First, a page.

Carers of older people welcome ICDP

In the city of Hameln, Germany, eight caregivers of older people became acquainted with the ICDP approach by attending a two-day workshop which was held in October 2020.

Most of the participants were already aware of the fact that the psychological needs of children and older people were not very different. The three dialogues of the ICDP programme (the emotional, meaning creating and regulative dialogue) are entirely relevant in relation to older people, especially when they suffer from dementia.

Right from the beginning of life, a child immediately needs the experience of being felt by another person, and towards the end of life, it is exactly the same. “But we all do it intuitively!”  one of the participants said. Exactly! Most of the time, we do it unconsciously, because caring is a natural human response.

But in ICDP, we combine intuition with awareness. This is necessary, because older people in nursing homes live in an environment that often functions like a machine. Every caring action is measured in short time sequences and thus, caregiving becomes reduced to being merely a rational service operation – and as a result, the older person feels treated like an object.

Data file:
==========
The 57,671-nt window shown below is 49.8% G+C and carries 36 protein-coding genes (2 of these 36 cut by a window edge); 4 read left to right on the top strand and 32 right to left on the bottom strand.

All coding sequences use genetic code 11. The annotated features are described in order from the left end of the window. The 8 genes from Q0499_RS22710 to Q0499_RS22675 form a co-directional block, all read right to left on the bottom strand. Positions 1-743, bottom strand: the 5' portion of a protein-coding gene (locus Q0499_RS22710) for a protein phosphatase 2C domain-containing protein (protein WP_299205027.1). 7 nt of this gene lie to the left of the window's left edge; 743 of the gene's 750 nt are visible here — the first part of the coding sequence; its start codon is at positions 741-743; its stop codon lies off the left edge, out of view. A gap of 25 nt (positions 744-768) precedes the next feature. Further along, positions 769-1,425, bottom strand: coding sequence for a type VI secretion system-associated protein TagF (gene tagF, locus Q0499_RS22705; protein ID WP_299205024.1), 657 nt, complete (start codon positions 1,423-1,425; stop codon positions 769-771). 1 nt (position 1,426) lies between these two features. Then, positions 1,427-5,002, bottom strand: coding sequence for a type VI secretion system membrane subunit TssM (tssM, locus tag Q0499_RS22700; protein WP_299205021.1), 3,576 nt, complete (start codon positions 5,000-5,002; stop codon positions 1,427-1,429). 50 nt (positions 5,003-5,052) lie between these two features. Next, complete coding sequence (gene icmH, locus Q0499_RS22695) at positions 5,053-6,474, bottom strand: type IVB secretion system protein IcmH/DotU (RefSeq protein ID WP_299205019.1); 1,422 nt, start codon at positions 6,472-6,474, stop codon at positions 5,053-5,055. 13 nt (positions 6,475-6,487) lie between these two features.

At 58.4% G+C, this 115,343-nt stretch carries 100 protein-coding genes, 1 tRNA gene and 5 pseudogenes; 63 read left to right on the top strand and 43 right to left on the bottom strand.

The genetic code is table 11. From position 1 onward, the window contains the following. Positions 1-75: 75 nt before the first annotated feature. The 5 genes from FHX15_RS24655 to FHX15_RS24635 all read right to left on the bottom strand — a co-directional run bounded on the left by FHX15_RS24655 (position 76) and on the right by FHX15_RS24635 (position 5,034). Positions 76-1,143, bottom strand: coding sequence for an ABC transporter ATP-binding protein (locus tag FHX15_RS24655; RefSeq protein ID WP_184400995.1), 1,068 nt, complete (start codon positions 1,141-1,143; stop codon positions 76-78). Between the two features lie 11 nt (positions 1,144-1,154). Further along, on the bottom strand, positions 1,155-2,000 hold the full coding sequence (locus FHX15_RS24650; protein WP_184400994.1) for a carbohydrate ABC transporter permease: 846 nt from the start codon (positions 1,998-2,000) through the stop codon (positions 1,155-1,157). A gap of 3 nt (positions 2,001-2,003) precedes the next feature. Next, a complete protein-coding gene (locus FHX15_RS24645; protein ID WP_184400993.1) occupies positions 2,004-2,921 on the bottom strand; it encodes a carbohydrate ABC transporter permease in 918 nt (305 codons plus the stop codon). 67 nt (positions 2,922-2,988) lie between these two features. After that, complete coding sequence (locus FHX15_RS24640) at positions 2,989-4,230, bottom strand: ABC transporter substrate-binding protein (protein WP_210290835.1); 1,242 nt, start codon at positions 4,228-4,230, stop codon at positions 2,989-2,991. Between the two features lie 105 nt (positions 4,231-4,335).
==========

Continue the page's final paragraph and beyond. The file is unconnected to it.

In contrast to this, and to provide a balance, the job of caregivers in nursing homes is to respond emotionally to people in their care – something that is often undervalued as “unimportant” and as not being “the real” work.

In our workshop, the ICDP knowledge was able to strengthen participants’ self-confidence. They explored and understood that dealing with the emotions is definitely an important professional task! Through different examples, participants realized that it could only take 20 seconds of empathic interaction to prevent a person with dementia from becoming agitated, screaming, crying and trying to run away. We had lively discussions analyzing examples from daily experiences in nursing homes.

And in addition, the participants had a lot of fun during the exercise that involved reading emotions; this exercise fired their imagination and lead them to invent complete life stories based only on their observation of images of older persons’ faces. They became aware of the value of compassionate understanding. Time flew by as we playfully explored the power of positive interaction.

At the end of the workshop, all participants gained deep insights and felt empowered. Their final comments concerning the ICDP workshop were that it was knowledge-expanding, exciting, helpful, very close to everyday life and that it makes you think.

Let’s do more of this next time – and thank you for welcoming ICDP in the work with older people in Germany!

  • Rita Crecelius